Well, that may be what some overbearing men would like to think, but it’s not what the Bible says. The Bible doesn’t say the man is the head of the wife as a dictator is the head of his subjects. It says the man is the head of the wife as Christ is head of the church. And that means the man must be the first to sacrifice, the first to look not to his own interests but to the interests of the other person. God isn’t telling the husband to be a henpecked wimp. The headship of a Christ-like husband does involve strength and leadership and initiative, but these are always for the sake of building up the one you love.

The Bible’s teaching of headship in no way encourages husbands to be insensitive and overbearing, and it certainly leaves no excuse for outright abuse. The husband is the head, not the fist. As the head, you have eyes to admire your wife and see her needs, you have ears to listen to her, lips to speak with her and kiss her, and a brain to understand her and think about what matters to her. So if you’re the head, act like it! Don’t act like a fist.

Ephesians 5 goes into detail about submission and headship and Christ-like sacrifice, about being one flesh and about the husband treating his wife as his own body. A passage that’s very similar in its basic message, but much shorter, is Colossians 3:18-19. “Wives, submit to your husbands, as is fitting in the Lord. Husbands, love your wives and do not be harsh with them” (v. 18-19). Is there any simpler way to say it? “Husbands, love your wives and do not be harsh with them.”  Don’t be harsh in your words. Don’t be harsh by making arbitrary decisions. And certainly, don’t be harsh and abusive in any physical way.

Love is the very opposite of harshness. In 1 Corinthians 13:4-5, the Bible says this about love: “Love is patient, love is kind… It is not rude, it is not self-seeking, it is not easily angered, it keeps no record of wrongs.” That’s God’s kind of love, and it’s the kind of love husbands should have for their wives. “Husbands, love your wives and do not be harsh with them.”

Considerate and Respectful

Let’s look at one more of the Bible’s commands to husbands. This one comes from the apostle Peter in 1 Peter 3:7: “Husbands, …be considerate as you live with your wives, and treat them with respect as the weaker partner and as heirs with you of the gracious gift of life, so that nothing will hinder your prayers.”

There are two basic commands here. The first is to be considerate. Consider your wife’s ideas and feelings, her needs and desires. Do everything you can to understand her better. You may need to put down the newspaper, shut off the TV and spend more time paying attention to your wife. God says to be considerate, and nothing is more basic to consideration than conversation. So spend time talking together and listening to each other. Then the two of you can really begin to think as one. Before making any big decision, be sure to discuss it together. And when decisions need to be made, think of her before you think of yourself. If you must have an argument, argue about which of you can be first to grant the other’s wishes. Be considerate as you live with your wife.

The second command Peter gives is to treat your wife with respect. Honor your wife. Admire the way God made her. Take note of her good points. Compliment more than you criticize. Never insult or mock your wife. Never belittle her or shame her. Never, ever, attack her physically, and don’t attack her dignity, either. Encourage her. Praise her. Build her up. Treat her with respect.

Peter says to treat your wife with respect “as the weaker partner.” Almost every wife is weaker than her husband. That doesn’t make her less intelligent or less important, but it does mean the man almost always has greater physical strength. Should you respect your wife any less because you’re stronger? That’s crazy! A plastic bowl is less fragile than a lovely antique made of fine china, but which is more valuable? The very fact that the china is fragile means you treat it with even greater care and respect.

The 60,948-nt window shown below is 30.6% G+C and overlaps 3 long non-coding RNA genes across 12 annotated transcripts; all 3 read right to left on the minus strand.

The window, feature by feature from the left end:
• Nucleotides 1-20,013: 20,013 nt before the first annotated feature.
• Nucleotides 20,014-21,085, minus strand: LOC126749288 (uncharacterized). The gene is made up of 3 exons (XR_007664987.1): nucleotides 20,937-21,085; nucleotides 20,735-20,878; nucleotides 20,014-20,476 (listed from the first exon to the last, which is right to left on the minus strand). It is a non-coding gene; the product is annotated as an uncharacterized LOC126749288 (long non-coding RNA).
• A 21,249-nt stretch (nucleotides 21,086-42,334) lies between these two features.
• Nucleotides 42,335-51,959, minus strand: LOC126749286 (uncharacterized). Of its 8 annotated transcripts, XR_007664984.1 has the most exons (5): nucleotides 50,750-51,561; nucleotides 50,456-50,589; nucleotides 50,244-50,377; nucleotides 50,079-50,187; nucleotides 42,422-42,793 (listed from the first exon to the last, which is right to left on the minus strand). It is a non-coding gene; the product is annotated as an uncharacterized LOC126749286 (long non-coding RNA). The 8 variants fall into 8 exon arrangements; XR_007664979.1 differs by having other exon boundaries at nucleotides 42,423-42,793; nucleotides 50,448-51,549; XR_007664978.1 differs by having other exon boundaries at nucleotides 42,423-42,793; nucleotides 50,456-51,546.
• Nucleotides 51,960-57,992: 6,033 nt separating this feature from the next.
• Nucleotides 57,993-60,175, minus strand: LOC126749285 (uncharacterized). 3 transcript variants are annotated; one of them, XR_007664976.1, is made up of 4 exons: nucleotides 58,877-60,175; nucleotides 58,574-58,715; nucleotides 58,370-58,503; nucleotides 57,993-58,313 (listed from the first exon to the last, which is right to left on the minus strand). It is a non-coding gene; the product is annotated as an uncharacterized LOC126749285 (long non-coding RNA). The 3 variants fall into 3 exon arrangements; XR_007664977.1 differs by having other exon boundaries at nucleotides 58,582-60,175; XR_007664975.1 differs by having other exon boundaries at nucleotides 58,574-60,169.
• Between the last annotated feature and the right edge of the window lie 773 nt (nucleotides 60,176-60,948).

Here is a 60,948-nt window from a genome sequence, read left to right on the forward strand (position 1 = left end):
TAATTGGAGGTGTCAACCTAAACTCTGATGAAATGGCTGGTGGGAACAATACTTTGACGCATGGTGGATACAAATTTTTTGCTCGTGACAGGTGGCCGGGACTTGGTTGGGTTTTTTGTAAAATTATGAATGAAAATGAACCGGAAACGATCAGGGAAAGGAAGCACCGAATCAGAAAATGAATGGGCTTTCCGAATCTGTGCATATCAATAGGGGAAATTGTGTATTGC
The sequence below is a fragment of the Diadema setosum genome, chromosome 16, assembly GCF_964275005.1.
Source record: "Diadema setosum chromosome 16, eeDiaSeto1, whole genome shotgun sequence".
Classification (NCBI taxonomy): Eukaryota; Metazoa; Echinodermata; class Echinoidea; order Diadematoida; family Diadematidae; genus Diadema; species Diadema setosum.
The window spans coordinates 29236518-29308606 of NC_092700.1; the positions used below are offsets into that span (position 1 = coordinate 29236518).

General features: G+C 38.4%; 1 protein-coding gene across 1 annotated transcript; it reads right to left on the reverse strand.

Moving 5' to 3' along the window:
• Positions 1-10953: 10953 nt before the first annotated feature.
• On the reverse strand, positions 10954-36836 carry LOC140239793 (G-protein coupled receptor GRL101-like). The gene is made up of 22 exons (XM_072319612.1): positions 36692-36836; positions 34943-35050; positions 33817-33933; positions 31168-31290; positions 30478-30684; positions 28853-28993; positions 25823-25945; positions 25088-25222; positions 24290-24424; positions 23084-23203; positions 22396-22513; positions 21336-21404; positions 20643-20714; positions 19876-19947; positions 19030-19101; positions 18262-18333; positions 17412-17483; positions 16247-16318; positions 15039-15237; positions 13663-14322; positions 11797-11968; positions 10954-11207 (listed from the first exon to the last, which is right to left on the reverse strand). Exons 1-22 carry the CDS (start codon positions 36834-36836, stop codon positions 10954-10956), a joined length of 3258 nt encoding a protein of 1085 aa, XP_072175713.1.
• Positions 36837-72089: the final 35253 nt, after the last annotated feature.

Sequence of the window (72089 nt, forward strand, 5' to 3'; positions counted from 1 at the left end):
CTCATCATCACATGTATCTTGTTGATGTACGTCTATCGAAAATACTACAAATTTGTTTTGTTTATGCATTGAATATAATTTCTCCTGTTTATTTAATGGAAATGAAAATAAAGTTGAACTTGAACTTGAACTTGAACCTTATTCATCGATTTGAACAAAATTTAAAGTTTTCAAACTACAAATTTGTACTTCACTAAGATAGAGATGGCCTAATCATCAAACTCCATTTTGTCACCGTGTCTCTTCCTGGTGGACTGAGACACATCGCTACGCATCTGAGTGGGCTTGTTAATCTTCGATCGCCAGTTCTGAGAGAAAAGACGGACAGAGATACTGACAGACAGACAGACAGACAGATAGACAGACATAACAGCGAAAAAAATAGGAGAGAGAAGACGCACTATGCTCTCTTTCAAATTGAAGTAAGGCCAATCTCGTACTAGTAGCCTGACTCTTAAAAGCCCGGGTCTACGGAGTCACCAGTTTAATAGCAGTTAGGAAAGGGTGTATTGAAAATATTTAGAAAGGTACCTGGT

Most women are physically fragile compared men. If you’re a man, you probably have enough sheer physical strength to hurt your wife, to bruise her, to break her bones, even to kill her. You also have great power to intimidate her emotionally. Even if you don’t hit her, you can terrorize her if you’re always losing your temper or yelling or throwing things, because she knows all too well that you have the physical power to crush her. This makes it all the more urgent that your wife sense your respect for her. She needs to know that you appreciate and value her, that you will devote your strength to helping her, not hurting her. Physically, you’re the giant in the marriage, but God commands you to be a gentle giant.

And remember, whatever the differences in physical strength, the two of you are just the same in the most important thing of all: your standing before God. You need to treat your wife with respect because she is just as much an heir of eternal life as you are. She is just as much a child of God as you are. Jesus died for her just as surely as he died for you. If Jesus loves your wife enough to die for her, he’s not going to like it if you mistreat her. If you use your power not to help your wife but to hurt her, how can you expect Jesus to use his power to help you? If you won’t listen to your wife and respond to her desires, how can you expect God to listen when you pray to him? “Husbands, be considerate as you live with your wives, and treat them with respect as the weaker partner and as heirs with you of the gracious gift of life, so that nothing will hinder your prayers.” God calls you to be a gentle giant, not an ogre; to lead by loving, not shoving.

If you’ve been abusing or mistreating your wife in any way, you’ve got to stop. Stop making excuses, and repent right now. Confess your sin to God. Then confess your sin to your wife. Then confess your sin to a pastor or someone else who can hold you accountable. And if you still can’t change, find a counselor who can help you identify and deal with the deadly forces that are driving you. I say on the authority of God himself: You have to change, and you must use every resource God provides to help you change. “Husbands, love your wives, and do not be harsh with them.”

By David Feddes. Originally broadcasted on the Back to God Hour and published in The Radio Pulpit.